The Wall Street Journal has an article today about how Amazon and other online sales rankings are meaningless, and PR firms that promise to drive up ranking numbers are big fat scams.
This is oh so true, but one thing the article doesn't point out is that for poor authors existing in a giant sales vacuum, Amazon rankings are the one tangible sign that someone out there is buying their book. Or not. After all, when you go into a bookstore you only see the copies that haven't sold (which, if there's no clerk watching, you immediately move to the top shelf and face out.) You can't see the copies that were there but someone bought (you hope.) But on Amazon, even though it's all psychological, it's very heartening to watch your Amazon number crawl out of the low millions into the low hundred thousands. Someone somewhere has bought your book. Yeeha!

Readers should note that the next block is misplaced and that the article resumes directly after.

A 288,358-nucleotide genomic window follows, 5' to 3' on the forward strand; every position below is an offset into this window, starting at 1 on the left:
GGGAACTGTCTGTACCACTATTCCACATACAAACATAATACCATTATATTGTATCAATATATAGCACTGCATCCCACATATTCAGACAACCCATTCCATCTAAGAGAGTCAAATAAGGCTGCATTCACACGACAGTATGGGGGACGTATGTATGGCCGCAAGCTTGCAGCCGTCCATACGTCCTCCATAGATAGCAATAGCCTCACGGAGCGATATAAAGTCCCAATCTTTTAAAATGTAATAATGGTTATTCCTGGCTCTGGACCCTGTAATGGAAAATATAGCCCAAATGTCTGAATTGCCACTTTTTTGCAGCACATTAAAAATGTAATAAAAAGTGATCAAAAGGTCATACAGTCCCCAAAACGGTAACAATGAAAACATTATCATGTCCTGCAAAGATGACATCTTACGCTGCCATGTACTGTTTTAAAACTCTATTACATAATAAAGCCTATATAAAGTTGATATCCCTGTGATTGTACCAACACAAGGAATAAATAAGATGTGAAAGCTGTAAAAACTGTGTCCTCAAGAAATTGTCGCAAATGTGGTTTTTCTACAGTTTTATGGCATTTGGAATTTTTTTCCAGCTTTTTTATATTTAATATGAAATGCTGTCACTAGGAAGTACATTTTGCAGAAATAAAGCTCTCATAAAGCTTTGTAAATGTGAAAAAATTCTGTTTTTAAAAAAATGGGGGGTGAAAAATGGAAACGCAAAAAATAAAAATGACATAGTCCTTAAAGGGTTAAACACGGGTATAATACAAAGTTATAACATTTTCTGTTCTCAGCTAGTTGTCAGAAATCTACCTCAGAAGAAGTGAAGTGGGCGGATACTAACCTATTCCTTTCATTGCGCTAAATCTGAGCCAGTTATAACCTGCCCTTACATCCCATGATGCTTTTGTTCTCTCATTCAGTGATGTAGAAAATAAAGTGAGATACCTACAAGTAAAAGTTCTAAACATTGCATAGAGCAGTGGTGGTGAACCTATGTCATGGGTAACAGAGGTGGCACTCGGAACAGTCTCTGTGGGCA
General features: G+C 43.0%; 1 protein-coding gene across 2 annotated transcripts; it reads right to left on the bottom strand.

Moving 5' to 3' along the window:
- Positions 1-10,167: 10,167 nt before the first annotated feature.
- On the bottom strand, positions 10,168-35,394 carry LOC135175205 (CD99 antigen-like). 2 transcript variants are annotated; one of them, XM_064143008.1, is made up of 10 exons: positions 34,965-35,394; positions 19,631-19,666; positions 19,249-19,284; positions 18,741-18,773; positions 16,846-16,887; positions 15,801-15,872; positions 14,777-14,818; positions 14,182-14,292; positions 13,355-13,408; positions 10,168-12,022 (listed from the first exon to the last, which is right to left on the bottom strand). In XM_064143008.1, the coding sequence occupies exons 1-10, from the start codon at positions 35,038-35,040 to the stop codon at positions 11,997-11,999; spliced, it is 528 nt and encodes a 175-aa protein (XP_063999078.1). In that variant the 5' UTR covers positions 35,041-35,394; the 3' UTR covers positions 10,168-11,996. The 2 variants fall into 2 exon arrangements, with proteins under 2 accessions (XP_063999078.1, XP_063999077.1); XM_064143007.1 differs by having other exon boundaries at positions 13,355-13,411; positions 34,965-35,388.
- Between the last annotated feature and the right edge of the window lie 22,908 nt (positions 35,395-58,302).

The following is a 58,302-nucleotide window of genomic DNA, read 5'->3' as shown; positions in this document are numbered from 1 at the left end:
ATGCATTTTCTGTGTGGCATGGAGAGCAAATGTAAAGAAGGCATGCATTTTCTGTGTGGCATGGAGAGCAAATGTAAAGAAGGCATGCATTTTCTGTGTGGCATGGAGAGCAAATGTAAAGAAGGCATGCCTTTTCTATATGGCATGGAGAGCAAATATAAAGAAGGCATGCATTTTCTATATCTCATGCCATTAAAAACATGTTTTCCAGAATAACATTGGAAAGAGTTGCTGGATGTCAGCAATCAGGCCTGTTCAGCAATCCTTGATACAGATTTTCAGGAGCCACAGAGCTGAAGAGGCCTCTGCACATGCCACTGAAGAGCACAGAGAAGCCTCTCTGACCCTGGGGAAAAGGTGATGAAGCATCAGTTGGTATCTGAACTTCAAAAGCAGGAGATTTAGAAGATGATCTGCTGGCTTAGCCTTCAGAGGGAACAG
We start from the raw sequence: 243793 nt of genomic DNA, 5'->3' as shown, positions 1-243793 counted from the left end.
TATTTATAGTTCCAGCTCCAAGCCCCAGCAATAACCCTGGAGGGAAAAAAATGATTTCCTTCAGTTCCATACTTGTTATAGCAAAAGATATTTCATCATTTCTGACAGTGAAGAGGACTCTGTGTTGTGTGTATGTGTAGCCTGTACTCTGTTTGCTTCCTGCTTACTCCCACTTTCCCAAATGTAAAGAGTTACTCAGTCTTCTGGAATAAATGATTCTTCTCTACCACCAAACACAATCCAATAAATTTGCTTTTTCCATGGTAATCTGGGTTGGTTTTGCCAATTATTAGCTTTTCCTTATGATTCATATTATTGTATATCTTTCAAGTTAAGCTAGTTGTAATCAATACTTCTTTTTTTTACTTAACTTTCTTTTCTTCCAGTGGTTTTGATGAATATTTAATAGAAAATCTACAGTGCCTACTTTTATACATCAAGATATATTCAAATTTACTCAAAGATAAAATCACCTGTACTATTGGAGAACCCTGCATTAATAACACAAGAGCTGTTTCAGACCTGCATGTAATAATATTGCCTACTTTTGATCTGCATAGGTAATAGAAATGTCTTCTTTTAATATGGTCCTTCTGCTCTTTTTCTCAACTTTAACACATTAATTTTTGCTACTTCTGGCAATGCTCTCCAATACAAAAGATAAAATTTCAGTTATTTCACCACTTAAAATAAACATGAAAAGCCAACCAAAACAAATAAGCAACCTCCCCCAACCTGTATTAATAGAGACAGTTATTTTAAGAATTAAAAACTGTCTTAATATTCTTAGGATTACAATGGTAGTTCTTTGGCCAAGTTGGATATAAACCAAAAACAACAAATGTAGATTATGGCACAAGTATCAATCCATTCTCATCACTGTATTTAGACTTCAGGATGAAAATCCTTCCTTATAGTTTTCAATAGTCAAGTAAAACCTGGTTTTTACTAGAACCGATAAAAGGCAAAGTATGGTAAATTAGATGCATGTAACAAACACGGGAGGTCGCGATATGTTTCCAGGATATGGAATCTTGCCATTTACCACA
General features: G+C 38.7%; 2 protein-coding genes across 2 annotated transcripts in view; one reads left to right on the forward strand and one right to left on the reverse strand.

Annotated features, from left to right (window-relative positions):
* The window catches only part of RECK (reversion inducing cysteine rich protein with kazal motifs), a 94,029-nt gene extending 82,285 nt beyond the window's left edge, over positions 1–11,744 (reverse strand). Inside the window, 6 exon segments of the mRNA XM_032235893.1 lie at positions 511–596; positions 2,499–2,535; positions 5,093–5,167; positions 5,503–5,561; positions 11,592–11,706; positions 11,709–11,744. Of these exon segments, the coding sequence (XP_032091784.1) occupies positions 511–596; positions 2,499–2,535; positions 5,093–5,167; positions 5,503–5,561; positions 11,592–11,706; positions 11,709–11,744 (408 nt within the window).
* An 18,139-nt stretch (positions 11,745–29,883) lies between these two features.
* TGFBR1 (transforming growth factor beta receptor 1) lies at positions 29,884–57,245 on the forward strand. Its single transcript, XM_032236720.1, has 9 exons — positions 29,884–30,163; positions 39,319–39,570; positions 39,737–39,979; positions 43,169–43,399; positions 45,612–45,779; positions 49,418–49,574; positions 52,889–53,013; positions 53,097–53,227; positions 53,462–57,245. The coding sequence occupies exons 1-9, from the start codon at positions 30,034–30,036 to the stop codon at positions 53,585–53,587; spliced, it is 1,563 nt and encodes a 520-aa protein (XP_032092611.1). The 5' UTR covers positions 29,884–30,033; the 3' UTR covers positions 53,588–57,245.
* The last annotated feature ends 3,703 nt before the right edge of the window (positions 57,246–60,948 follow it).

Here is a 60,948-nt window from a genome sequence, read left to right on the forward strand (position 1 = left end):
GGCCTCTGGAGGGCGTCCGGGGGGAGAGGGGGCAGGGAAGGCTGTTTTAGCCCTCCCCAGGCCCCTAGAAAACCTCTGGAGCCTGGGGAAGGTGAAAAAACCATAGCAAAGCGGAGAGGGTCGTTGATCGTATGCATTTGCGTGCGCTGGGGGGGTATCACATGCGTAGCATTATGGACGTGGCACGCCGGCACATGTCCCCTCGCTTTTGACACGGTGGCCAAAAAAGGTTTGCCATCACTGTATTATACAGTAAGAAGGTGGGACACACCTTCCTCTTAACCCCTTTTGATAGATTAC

It's Bookscan's world now--we poor writers just live in it, hoping that our life's work won't be consigned to the free book box of literary history or that we won't sell the next book, no matter how wonderful, because the last book didn't do so well. Sometimes it's better not to know the day-to-day cold hard solid sales figure facts. There's time enough to face those truths later.
Sometimes it's better to be blissful and ignorant and rejoice when your Amazon ranking suddenly jumps from 50,002,001 to 50,002,021. Whoo--hoo--New York Times Bestseller List Here I Come.
As The Oscar once said: "Ignorance is like a delicate exotic fruit. Touch it, and the bloom is gone."
And so, I think I'll go check my Amazon ranking right now.
NB: (Actually I don't check my Amazon ranking at all; Devilman found an online program that automatically checks the numbers and makes them into a little graph that looks super cool and very official. When the little line goes up, I feel Important. When it goes down, I cry and Devilman gives me chocolate. It's a win-win!)